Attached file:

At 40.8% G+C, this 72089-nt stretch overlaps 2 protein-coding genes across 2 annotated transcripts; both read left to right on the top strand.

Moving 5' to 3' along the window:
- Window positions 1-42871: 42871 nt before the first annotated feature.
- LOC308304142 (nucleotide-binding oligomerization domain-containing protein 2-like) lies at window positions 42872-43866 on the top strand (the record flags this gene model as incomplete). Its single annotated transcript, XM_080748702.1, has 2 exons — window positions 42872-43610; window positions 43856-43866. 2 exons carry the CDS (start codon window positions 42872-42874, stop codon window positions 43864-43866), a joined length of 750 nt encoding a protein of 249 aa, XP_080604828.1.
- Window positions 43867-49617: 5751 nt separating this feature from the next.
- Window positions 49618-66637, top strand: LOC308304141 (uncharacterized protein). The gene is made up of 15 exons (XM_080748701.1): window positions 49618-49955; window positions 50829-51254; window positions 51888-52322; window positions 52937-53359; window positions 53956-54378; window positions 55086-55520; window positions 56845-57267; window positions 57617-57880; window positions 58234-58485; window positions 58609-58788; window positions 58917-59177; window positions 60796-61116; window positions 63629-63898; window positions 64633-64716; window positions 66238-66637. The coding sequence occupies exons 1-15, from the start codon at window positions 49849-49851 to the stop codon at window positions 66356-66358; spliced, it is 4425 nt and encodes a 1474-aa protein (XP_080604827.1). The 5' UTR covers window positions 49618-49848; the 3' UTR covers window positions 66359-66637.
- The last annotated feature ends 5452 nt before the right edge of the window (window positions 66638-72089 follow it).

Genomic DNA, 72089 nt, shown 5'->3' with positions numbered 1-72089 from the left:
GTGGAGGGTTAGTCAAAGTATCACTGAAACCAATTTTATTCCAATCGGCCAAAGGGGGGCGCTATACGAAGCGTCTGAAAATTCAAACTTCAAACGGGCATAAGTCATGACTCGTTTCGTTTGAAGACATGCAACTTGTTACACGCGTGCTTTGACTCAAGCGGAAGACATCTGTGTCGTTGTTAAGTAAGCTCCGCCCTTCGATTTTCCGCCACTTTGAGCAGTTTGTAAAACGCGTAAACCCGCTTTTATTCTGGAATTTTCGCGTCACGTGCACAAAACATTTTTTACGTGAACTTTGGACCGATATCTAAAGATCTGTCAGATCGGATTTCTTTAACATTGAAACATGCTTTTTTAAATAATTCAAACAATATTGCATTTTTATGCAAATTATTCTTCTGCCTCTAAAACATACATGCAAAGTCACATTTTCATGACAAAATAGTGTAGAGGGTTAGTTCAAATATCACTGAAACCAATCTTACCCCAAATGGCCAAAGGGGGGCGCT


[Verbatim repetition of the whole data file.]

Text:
At 40.8% G+C, this 72089-nt stretch overlaps 2 protein-coding genes across 2 annotated transcripts; both read left to right on the top strand.

Moving 5' to 3' along the window:
- Window positions 1-42871: 42871 nt before the first annotated feature.
- LOC308304142 (nucleotide-binding oligomerization domain-containing protein 2-like) lies at window positions 42872-43866 on the top strand (the record flags this gene model as incomplete). Its single annotated transcript, XM_080748702.1, has 2 exons — window positions 42872-43610; window positions 43856-43866. 2 exons carry the CDS (start codon window positions 42872-42874, stop codon window positions 43864-43866), a joined length of 750 nt encoding a protein of 249 aa, XP_080604828.1.
- Window positions 43867-49617: 5751 nt separating this feature from the next.
- Window positions 49618-66637, top strand: LOC308304141 (uncharacterized protein). The gene is made up of 15 exons (XM_080748701.1): window positions 49618-49955; window positions 50829-51254; window positions 51888-52322; window positions 52937-53359; window positions 53956-54378; window positions 55086-55520; window positions 56845-57267; window positions 57617-57880; window positions 58234-58485; window positions 58609-58788; window positions 58917-59177; window positions 60796-61116; window positions 63629-63898; window positions 64633-64716; window positions 66238-66637. The coding sequence occupies exons 1-15, from the start codon at window positions 49849-49851 to the stop codon at window positions 66356-66358; spliced, it is 4425 nt and encodes a 1474-aa protein (XP_080604827.1). The 5' UTR covers window positions 49618-49848; the 3' UTR covers window positions 66359-66637.
- The last annotated feature ends 5452 nt before the right edge of the window (window positions 66638-72089 follow it).

Genomic DNA, 72089 nt, shown 5'->3' with positions numbered 1-72089 from the left:
GTGGAGGGTTAGTCAAAGTATCACTGAAACCAATTTTATTCCAATCGGCCAAAGGGGGGCGCTATACGAAGCGTCTGAAAATTCAAACTTCAAACGGGCATAAGTCATGACTCGTTTCGTTTGAAGACATGCAACTTGTTACACGCGTGCTTTGACTCAAGCGGAAGACATCTGTGTCGTTGTTAAGTAAGCTCCGCCCTTCGATTTTCCGCCACTTTGAGCAGTTTGTAAAACGCGTAAACCCGCTTTTATTCTGGAATTTTCGCGTCACGTGCACAAAACATTTTTTACGTGAACTTTGGACCGATATCTAAAGATCTGTCAGATCGGATTTCTTTAACATTGAAACATGCTTTTTTAAATAATTCAAACAATATTGCATTTTTATGCAAATTATTCTTCTGCCTCTAAAACATACATGCAAAGTCACATTTTCATGACAAAATAGTGTAGAGGGTTAGTTCAAATATCACTGAAACCAATCTTACCCCAAATGGCCAAAGGGGGGCGCT